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This Paint Isn’t for the Exotic PDF Print E-mail
Written by Janet Goodman, BT Contributor   
January 2015

Hermit crabs aren’t child’s play

I bigstock-Hermit-Crab-1602879never thought much about hermit crabs until I happened upon one on the street during a neighborhood walk.

Not knowing what it was, I squatted down to get a good look at the pretty, hand-painted shell. Its stylized floral pattern, in electric blue and Chinese red, showed a steady hand, but my eyes widened when suddenly little legs peeked out from underneath and it scurried away. Why on earth did a crab have a painted shell?

Visit any Miami pet store with a saltwater permit that carries exotics, and you’ll likely see hermit crabs in hand-painted spiral shells for sale, sporting a variety of whimsical designs: superhero logos, cartoon characters, U.S. flags, soccer balls, and smiley faces.

In the wild, though, these creatures carry more natural works of art on their backs. Named “hermit” because they dwell alone in their shells, these crabs are really social animals. As they grow, they need roomier shells; so crab colonies form vacancy chains, switching shells as larger ones become available. Molting their exoskeletons under sand substrate may take weeks. They switch shells, and grow fresh exoskeletons inside their new abodes. They can live up to 30 years if left in their natural habitats.

Their journey from wild environments to pet store shelves isn’t a pleasant children’s bedtime story. Hermies, as pet owners affectionately call them, are commercially harvested by the millions from tropical climates for the pet trade. The gastropod or snail shells that the terrestrial hermit crabs inhabit are also collected from their ecosystems.

These empty shells are airbrushed and detailed by hand, while the crabs are impatiently forced out from their natural shells. Prying them out can mean pulling off legs; smashing the shells off their backs or using chemicals to drive them out is damaging to these animals. Roughly stuffing them into painted shells causes injuries, as well.

By the time these little guys are shipped halfway around the world to pet store “crabitats,” they’ve gone through the wringer -- as close to literally as one can get. This kind of stress, coupled with improper care afterward, can shorten their average lifespan by 95 percent.

They rarely breed in captivity, and because they are harvested before they’re old enough to reproduce, entire ecosystems are often depleted of these necessary players. Those lucky enough to be left behind have to deal with a shortage of high-quality gastropod shells. They can’t seem to catch a break.

Animal advocates such as PETA oppose supporting this industry, but serious hobbyists love their crabs and go all-out to properly care for them. They are the most vocal critics of hand-painted shells. These enthusiasts say sandy environments wear away the paint, causing it to flake into the crabs’ food and drinking water.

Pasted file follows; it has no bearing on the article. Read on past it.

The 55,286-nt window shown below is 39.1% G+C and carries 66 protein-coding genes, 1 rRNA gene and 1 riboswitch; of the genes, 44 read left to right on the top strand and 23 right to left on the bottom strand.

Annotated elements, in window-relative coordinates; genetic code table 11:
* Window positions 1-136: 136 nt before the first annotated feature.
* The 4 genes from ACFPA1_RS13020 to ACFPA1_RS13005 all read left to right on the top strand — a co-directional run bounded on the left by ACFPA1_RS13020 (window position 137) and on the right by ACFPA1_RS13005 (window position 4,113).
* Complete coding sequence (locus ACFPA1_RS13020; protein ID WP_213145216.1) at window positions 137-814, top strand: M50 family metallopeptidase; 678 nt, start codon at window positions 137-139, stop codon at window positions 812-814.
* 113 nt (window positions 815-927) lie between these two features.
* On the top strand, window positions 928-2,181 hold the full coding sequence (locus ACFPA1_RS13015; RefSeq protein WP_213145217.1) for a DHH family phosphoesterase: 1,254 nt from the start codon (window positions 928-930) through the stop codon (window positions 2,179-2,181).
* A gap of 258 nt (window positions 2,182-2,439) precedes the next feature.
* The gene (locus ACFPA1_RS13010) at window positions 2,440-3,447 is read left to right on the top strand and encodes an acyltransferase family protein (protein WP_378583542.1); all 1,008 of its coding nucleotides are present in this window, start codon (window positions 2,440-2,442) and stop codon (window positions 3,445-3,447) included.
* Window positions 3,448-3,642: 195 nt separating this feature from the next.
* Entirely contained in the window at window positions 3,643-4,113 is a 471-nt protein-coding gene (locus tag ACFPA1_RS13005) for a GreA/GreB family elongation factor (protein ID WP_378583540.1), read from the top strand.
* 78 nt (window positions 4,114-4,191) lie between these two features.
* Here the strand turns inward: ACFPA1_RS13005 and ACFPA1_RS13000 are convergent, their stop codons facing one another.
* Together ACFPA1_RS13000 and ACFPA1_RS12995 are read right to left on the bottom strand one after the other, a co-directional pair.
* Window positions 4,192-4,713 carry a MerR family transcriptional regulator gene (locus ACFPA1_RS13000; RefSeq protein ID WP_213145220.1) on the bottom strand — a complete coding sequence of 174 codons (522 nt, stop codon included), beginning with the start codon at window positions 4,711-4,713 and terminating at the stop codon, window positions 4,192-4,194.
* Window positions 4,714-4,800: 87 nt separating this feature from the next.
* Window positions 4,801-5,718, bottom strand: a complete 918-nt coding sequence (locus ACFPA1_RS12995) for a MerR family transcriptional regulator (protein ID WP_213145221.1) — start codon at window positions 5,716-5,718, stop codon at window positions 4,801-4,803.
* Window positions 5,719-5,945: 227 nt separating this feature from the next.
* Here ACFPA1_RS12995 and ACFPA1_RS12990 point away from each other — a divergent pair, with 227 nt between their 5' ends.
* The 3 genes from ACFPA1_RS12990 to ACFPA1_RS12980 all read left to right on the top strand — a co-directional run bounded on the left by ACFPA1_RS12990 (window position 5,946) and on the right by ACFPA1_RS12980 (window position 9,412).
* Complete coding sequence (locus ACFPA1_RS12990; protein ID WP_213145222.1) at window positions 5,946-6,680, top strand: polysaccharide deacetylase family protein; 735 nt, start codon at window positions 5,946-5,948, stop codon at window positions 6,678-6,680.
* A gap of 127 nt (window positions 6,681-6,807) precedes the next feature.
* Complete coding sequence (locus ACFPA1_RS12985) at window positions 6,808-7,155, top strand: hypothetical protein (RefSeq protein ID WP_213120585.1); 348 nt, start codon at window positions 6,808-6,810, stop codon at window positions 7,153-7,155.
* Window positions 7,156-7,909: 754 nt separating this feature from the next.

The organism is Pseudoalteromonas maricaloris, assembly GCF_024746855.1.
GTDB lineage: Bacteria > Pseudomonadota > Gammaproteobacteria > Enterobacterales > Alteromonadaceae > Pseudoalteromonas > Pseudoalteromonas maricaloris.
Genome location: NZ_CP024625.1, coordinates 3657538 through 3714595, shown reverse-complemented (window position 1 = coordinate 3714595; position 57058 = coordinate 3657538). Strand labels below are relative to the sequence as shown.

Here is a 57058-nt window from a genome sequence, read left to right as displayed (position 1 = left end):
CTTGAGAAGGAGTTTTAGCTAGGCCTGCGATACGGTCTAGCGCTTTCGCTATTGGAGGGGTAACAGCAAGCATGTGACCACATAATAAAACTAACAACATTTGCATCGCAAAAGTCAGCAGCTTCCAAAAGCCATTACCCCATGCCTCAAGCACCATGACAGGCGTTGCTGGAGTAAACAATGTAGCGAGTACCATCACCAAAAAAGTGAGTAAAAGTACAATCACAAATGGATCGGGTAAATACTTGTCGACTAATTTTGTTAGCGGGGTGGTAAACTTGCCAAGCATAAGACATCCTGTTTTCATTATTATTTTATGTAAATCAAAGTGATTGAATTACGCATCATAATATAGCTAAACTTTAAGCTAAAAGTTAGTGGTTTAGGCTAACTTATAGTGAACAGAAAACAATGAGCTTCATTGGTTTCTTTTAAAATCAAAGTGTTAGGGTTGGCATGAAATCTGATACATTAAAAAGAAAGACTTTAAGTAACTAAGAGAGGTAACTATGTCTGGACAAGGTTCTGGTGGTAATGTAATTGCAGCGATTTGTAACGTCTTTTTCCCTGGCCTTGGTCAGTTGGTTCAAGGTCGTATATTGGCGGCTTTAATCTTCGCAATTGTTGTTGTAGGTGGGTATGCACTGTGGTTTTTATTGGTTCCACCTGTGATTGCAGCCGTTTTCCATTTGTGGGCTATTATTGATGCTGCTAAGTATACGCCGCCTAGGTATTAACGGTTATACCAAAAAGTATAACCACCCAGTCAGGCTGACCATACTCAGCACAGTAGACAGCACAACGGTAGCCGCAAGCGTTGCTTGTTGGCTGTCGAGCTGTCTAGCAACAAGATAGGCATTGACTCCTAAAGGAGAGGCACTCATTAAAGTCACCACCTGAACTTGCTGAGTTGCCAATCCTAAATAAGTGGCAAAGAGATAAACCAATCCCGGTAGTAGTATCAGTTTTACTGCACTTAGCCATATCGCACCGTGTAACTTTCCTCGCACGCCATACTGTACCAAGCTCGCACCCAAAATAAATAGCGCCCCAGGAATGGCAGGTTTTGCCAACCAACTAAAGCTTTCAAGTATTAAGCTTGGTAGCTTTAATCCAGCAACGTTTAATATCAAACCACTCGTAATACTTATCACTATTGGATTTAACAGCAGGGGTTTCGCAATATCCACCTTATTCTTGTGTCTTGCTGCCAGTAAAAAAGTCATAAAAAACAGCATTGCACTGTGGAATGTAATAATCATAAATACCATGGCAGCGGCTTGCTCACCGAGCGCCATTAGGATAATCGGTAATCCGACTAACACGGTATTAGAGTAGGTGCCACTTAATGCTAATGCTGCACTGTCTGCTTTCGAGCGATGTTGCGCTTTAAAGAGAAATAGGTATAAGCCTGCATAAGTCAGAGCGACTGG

In addition, paint and sealer can affect the crabs’ ability to regulate the humidity inside their shells, putting these gill-users at risk of slow suffocation. Wet paint inside the shell can lead to them getting glued in. Just because they arrive in painted shells doesn’t mean they have to remain in them.

There are 15 different terrestrial species, but the ones commonly sold here are the Caribbean Purple Pinchers and the Ecuadorian Hermit Crabs. In a crabitat of a half-dozen crabs, you need a constant variety of larger, empty natural shells. A good-size aquarium environment (five gallons of space for every two crabs) should be humidity- and temperature-controlled, with an appropriate mixture of sand and coconut shell substrate kept clean and at certain depths for molting.

You should also provide live plants, wood, and rocks to climb, as well as hollow logs and other hiding places, and separate shallow dishes of fresh- and saltwater with a natural sponge in each.

Care requirements for raising healthy hermies are substantial, yet the teddy bear-decorated shells I see indicate they’re being marketed to young children. Some kids are mature and responsible enough to be good caregivers, but nocturnal animals that disappear for weeks as they molt might not be the best companions for them.

If your child does come home from a school carnival with one of these prizes, don’t wing it -- do your research online. Petco stores hand out helpful care sheets as quick go-to references for new owners of these fascinating omnivores. One can get set up with a proper habitat for around $200.

Sadly, that cute little fellow I encountered on my walk probably was a discarded arcade game prize. Policies against using live animals as prizes are slowly being implemented around the country. In central Florida last year, the Strawberry Festival stopped the practice, and the New York State Fair no longer has the goldfish-bowl ping-pong toss. California has banned it statewide. Hats off to our Santa’s Enchanted Forest, which has recently said no to live animal vendor prizes.

 

Janet Goodman is a Miami Shores-based dog trainer, animal-talent wrangler, and principal of Good Dog Bad Dog Inc. Contact her at This e-mail address is being protected from spambots. You need JavaScript enabled to view it .

 

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